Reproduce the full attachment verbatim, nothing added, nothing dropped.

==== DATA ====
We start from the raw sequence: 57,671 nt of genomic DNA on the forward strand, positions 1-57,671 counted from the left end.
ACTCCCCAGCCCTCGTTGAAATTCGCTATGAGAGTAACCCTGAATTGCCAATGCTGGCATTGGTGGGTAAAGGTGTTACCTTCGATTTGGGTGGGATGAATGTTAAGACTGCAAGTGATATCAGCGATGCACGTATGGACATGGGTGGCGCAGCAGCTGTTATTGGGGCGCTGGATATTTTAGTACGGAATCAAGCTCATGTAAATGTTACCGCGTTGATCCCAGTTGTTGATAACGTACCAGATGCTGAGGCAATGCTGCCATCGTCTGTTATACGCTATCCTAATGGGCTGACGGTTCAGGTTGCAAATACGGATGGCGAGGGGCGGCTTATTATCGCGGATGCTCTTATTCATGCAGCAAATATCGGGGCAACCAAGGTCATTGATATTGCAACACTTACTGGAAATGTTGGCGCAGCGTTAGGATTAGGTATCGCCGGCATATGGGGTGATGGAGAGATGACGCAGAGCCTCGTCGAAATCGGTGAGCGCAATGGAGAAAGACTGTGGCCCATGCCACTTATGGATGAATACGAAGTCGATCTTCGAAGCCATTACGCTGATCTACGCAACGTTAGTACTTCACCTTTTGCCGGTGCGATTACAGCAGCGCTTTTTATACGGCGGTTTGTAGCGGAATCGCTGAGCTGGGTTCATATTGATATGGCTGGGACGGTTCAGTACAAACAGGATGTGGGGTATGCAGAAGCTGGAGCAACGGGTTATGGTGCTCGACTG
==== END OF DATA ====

We start from the raw sequence: 57,671 nt of genomic DNA on the forward strand, positions 1-57,671 counted from the left end.
ACTCCCCAGCCCTCGTTGAAATTCGCTATGAGAGTAACCCTGAATTGCCAATGCTGGCATTGGTGGGTAAAGGTGTTACCTTCGATTTGGGTGGGATGAATGTTAAGACTGCAAGTGATATCAGCGATGCACGTATGGACATGGGTGGCGCAGCAGCTGTTATTGGGGCGCTGGATATTTTAGTACGGAATCAAGCTCATGTAAATGTTACCGCGTTGATCCCAGTTGTTGATAACGTACCAGATGCTGAGGCAATGCTGCCATCGTCTGTTATACGCTATCCTAATGGGCTGACGGTTCAGGTTGCAAATACGGATGGCGAGGGGCGGCTTATTATCGCGGATGCTCTTATTCATGCAGCAAATATCGGGGCAACCAAGGTCATTGATATTGCAACACTTACTGGAAATGTTGGCGCAGCGTTAGGATTAGGTATCGCCGGCATATGGGGTGATGGAGAGATGACGCAGAGCCTCGTCGAAATCGGTGAGCGCAATGGAGAAAGACTGTGGCCCATGCCACTTATGGATGAATACGAAGTCGATCTTCGAAGCCATTACGCTGATCTACGCAACGTTAGTACTTCACCTTTTGCCGGTGCGATTACAGCAGCGCTTTTTATACGGCGGTTTGTAGCGGAATCGCTGAGCTGGGTTCATATTGATATGGCTGGGACGGTTCAGTACAAACAGGATGTGGGGTATGCAGAAGCTGGAGCAACGGGTTATGGTGCTCGACTG